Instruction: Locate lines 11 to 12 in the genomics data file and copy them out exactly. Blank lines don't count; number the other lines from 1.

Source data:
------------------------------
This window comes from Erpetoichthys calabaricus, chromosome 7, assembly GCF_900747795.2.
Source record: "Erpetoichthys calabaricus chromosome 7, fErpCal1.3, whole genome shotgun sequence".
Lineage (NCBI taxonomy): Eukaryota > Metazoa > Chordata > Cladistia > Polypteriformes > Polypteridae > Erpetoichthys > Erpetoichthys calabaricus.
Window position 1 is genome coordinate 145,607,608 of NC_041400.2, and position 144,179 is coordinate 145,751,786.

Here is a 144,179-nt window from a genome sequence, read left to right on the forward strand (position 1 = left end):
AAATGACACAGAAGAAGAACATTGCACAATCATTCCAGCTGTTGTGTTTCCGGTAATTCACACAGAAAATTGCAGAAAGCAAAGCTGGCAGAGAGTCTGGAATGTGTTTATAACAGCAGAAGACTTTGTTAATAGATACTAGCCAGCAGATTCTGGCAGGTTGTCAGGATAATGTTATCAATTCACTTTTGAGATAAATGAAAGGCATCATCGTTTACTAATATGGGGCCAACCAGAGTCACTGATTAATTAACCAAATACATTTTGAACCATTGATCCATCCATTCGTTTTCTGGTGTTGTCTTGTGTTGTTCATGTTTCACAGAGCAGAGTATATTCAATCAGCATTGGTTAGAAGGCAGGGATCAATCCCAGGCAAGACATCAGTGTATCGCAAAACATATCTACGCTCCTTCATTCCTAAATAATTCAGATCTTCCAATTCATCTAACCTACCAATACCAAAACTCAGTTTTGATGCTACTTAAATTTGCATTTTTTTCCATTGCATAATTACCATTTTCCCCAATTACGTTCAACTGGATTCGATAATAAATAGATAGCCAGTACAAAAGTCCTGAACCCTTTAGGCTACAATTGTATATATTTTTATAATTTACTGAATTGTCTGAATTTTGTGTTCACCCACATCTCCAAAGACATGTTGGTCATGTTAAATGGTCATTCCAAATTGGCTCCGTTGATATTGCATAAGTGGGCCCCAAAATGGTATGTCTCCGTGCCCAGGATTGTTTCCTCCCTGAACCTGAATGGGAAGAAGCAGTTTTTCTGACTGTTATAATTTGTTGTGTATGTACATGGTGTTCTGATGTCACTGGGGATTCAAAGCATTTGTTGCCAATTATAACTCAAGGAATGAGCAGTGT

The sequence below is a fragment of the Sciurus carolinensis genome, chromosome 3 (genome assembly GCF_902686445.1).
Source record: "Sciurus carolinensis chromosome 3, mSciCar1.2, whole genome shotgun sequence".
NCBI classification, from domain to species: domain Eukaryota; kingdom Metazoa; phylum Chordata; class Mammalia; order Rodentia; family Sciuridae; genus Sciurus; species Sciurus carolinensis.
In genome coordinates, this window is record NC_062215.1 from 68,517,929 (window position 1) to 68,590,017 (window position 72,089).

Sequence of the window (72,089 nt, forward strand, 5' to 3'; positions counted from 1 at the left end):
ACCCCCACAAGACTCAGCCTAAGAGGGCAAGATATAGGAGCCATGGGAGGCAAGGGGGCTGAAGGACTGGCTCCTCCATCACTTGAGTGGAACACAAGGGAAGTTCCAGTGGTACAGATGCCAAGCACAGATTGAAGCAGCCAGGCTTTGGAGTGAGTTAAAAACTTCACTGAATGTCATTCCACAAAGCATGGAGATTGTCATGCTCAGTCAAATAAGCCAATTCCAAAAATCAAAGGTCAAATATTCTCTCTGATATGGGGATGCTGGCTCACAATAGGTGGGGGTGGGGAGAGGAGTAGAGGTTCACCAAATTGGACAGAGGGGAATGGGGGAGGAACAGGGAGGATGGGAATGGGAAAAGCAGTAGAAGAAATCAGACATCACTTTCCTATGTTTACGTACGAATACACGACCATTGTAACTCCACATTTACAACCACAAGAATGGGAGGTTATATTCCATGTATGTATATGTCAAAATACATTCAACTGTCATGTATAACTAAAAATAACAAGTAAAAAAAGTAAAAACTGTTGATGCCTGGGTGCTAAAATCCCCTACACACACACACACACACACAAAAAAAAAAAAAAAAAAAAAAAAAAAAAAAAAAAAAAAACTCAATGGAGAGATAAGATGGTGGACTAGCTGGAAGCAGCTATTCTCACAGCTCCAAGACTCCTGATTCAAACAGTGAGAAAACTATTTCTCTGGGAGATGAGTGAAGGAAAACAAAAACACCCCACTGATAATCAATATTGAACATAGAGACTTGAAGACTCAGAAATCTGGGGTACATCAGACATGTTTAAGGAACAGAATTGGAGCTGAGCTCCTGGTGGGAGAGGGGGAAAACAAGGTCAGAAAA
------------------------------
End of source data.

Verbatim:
Sequence of the window (72,089 nt, forward strand, 5' to 3'; positions counted from 1 at the left end):
ACCCCCACAAGACTCAGCCTAAGAGGGCAAGATATAGGAGCCATGGGAGGCAAGGGGGCTGAAGGACTGGCTCCTCCATCACTTGAGTGGAACACAAGGGAAGTTCCAGTGGTACAGATGCCAAGCACAGATTGAAGCAGCCAGGCTTTGGAGTGAGTTAAAAACTTCACTGAATGTCATTCCACAAAGCATGGAGATTGTCATGCTCAGTCAAATAAGCCAATTCCAAAAATCAAAGGTCAAATATTCTCTCTGATATGGGGATGCTGGCTCACAATAGGTGGGGGTGGGGAGAGGAGTAGAGGTTCACCAAATTGGACAGAGGGGAATGGGGGAGGAACAGGGAGGATGGGAATGGGAAAAGCAGTAGAAGAAATCAGACATCACTTTCCTATGTTTACGTACGAATACACGACCATTGTAACTCCACATTTACAACCACAAGAATGGGAGGTTATATTCCATGTATGTATATGTCAAAATACATTCAACTGTCATGTATAACTAAAAATAACAAGTAAAAAAAGTAAAAACTGTTGATGCCTGGGTGCTAAAATCCCCTACACACACACACACACACACAAAAAAAAAAAAAAAAAAAAAAAAAAAAAAAAAAAAAAAACTCAATGGAGAGATAAGATGGTGGACTAGCTGGAAGCAGCTATTCTCACAGCTCCAAGACTCCTGATTCAAACAGTGAGAAAACTATTTCTCTGGGAGATGAGTGAAGGAAAACAAAAACACCCCACTGATAATCAATATTGAACATAGAGACTTGAAGACTCAGAAATCTGGGGTACATCAGACATGTTTAAGGAACAGAATTGGAGCTGAGCTCCTGGTGGGAGAGGGGGAAAACAAGGTCAGAAAA